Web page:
The New York Times reported on research this weekend showing links between at least 121 Iraq and Afghanistan veterans and violent crimes. Using reports from local newspapers, court records, and interviews, the Times uncovered case after case where military personnel returned from war showing symptoms of combat trauma and were later charged with murder.
An inquiry into homicides involving all active-duty military, as well as new veterans, in the six years surrounding the present wartime period showed an 89 percent increase in incidents to 349 instances, up from 184. About 75 percent of these cases involved Iraq- and Afghanistan-war veterans.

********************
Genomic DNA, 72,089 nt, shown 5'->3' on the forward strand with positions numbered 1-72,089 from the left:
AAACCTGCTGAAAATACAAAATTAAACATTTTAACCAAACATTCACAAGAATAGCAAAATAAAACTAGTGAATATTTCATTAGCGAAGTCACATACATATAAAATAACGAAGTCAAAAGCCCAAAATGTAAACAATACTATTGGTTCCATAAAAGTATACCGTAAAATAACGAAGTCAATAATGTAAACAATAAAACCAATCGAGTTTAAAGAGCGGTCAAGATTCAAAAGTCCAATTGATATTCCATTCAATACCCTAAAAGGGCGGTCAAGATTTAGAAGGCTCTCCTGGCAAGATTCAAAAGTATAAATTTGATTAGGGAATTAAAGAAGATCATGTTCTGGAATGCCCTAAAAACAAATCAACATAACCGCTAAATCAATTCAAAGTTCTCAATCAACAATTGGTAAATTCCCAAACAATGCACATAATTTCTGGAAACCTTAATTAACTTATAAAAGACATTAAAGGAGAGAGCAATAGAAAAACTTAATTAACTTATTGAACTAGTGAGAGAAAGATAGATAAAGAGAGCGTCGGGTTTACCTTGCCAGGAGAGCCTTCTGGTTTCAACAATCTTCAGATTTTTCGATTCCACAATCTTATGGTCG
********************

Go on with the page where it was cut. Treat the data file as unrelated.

Brockton D. Hunter, a criminal-defense lawyer in Minneapolis, was quoted in the piece as saying,
To truly support our troops, we need to apply our lessons from history and newfound knowledge about PTSD (Post-Traumatic Stress Disorder) to help the most troubled of our returning veterans. To deny the frequent connection between combat trauma and subsequent criminal behavior is to deny one of the direct societal costs of war and to discard another generation of troubled heroes.
The Times piece is part of a special series entitled, War Torn.